Help me buy a car (and not get hosed)

I’m currently looking into buying a used car, something I’ve never done on my own. I have a few concerns, and I don’t want to go into a dealership looking like an idiot, or getting screwed.

I have about $1000 to put down, although I could go a bit higher, and no trade-in. I’m eyeballing cars that range from 2000-2004, generally in a price range of $5900-$7900. I’m still somewhat undecided as to what exactly I want, although I’m leaning toward something like a Jetta or some model of Jeep.

My questions & concerns:

  1. Credit. I don’t have a stellar credit rating, I believe I fall somewhere in the “fair” category, last I checked. Is this going to keep me from getting a loan? Will I just pay a higher interest percentage? Will they ask me to have someone co-sign no matter what? Do I mention this up front, or do I wait until I find a car I like and am doing all of this paperwork, only to be shunned at the last minute?

  2. Negotiating price. I have no idea how to do this. I pay sticker price at garage sales.

  3. Would I be better off buying something (really cheap) not from a dealership-type place, ie a craigslist ad, and not worrying about a loan at all? My biggest concern with this is that there won’t be any type of warranty should the car crap out in three days.

  4. I’m currently living in Missouri, but there’s a strong possibility that I’ll be moving home to upstate NY in a few months. Is it bad form to buy a car here that does have a warranty, only to move out of state? The benefits to buying here are that there is less sales tax, and in this area it is mostly highway driving, so I image less wear and tear. The prices seem to be a bit cheaper as well.

Any insight from fellow dopers would be GREATLY appreciated! Thanks! :slight_smile:

I can’t address all of those issues, but of the ones I think I can:

  1. As long as your credit is not horrible most dealerships will work with you. You’ll probably get a slightly higher interest rate, but you can always get a long term loan and overpay the installments to offset that. As long as you don’t have defaults/judgments/bankruptcies or a ton of late-payments on your credit report they probably won’t require you to have a co-signer. I wouldn’t mention this up front; wait until they have the paperwork already started. Car salesmen NEED to make sales, so if they’ve already gone that far, holding that info until the wheels have started rolling so to speak will not impede your ability to purchase the vehicle.

  2. Your first opportunity to negotiate will be immediately. Salesman walks up, you say, "The sticker says , if I want to drive away with this car today, I can pay you [$1000 less than X] right now. They’re not going to go for it(and be suspicious if they do), but you’ve established that you want to bargain. Just ask lots of questions. What are the options? How much more/less will it be with/without that? Do NOT get the “undercoating,” that’s always BS. Most dealers have a few hundred dollars leeway, just talk it out. Emphasize you want a car today, and if they can’t help you’re going to check out [nearby competitor].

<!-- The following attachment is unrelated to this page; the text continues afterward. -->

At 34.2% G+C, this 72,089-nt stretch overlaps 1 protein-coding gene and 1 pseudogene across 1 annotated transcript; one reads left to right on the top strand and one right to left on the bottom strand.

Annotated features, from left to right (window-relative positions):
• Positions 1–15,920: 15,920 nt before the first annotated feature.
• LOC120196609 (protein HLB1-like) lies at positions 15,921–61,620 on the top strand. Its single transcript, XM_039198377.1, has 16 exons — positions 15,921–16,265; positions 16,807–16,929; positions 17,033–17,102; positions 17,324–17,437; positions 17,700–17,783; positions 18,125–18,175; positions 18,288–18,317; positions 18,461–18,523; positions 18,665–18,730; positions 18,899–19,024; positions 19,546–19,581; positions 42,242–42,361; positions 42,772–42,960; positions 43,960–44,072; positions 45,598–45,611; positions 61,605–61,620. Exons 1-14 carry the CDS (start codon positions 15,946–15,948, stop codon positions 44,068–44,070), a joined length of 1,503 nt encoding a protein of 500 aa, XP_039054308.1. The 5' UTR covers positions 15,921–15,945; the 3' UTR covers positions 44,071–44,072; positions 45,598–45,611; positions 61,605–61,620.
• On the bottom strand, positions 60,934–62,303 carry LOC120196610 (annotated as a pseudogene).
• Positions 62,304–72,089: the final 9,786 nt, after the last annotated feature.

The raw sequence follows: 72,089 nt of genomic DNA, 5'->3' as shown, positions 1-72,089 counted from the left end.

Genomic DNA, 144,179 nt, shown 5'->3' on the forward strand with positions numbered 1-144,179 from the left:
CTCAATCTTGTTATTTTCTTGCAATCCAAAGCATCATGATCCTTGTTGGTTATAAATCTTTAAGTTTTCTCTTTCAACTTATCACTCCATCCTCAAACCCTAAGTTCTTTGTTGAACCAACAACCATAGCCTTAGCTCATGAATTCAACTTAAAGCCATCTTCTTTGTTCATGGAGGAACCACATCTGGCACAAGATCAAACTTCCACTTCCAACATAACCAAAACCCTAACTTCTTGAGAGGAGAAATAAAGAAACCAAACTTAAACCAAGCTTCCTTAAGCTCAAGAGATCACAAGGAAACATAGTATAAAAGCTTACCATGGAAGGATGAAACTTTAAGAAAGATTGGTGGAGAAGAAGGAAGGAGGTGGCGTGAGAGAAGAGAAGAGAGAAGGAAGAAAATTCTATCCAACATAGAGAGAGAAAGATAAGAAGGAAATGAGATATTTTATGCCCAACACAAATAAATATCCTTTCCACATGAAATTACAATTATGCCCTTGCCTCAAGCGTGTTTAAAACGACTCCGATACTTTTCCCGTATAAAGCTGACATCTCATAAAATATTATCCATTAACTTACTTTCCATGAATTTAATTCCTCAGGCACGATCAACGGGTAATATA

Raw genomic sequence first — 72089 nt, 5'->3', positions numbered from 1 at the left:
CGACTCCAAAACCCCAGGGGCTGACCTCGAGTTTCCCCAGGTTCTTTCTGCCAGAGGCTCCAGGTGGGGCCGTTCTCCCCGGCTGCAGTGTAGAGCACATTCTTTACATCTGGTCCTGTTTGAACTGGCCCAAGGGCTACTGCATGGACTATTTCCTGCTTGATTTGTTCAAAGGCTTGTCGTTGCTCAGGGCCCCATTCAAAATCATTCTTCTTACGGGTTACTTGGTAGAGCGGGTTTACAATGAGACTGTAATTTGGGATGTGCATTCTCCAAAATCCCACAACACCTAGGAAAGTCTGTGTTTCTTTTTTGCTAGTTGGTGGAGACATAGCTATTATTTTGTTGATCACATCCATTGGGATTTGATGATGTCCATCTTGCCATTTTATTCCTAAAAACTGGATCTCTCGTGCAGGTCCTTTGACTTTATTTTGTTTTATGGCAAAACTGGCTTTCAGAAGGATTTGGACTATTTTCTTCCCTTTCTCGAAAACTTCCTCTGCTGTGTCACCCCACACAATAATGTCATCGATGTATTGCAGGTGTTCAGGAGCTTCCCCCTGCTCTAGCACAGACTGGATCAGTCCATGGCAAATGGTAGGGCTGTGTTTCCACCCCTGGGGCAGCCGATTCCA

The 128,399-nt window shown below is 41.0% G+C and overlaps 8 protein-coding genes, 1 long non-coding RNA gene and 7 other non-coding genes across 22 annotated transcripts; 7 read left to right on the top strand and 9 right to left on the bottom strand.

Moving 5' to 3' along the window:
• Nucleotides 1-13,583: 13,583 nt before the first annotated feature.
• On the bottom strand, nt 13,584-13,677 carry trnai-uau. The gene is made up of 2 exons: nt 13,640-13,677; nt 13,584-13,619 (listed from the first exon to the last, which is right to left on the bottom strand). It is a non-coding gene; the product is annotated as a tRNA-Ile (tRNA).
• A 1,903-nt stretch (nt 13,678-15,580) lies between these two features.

3. I’d be careful about this. You may get a better price, but the likelihood of getting screwed are much, much higher. If you decide to go the craigslist or Autotrader route, make sure you have an opportunity to see the car first, get a car history report on it, and be very careful about who you deal with. There are plenty of shady characters trying to unload lemons or run scams.

I know next to nothing about cars, and I hate to haggle. When I bought my last car, I went to cars.com and vehix.com to do research. Once I decided which car model was best for my needs, I searched all over the internet for the best price, with the lowest mileage, with the features I wanted, in my price range, within 100 miles of my home. That way, I had a good idea of what the going rate was for this type of car, which ones were overpriced, etc.

Then I went to an internet site (it was four years ago, I forget the name of the site) where you plug in your info, and various banks “bid” for your business on a car loan. I chose one that offered me the best rate (I think it was 7.0% at the time, but 6.5% if I agreed to sign up for automatic withdrawal from my bank account each month - that was ok with me). So when I went to the dealership, I already had a check in hand (I didn’t have to worry about financing at the dealership, but I didn’t tell them that until I had already negotiated my price).

When I decided on the car I wanted, it was listed (used) for $13,000. I offered them $12,000, they came back at $12,500. They would not budge from that price, but from my research, I already knew that I could not get a better price anywhere in 100 miles for the same car (it was still a bargain at $13k).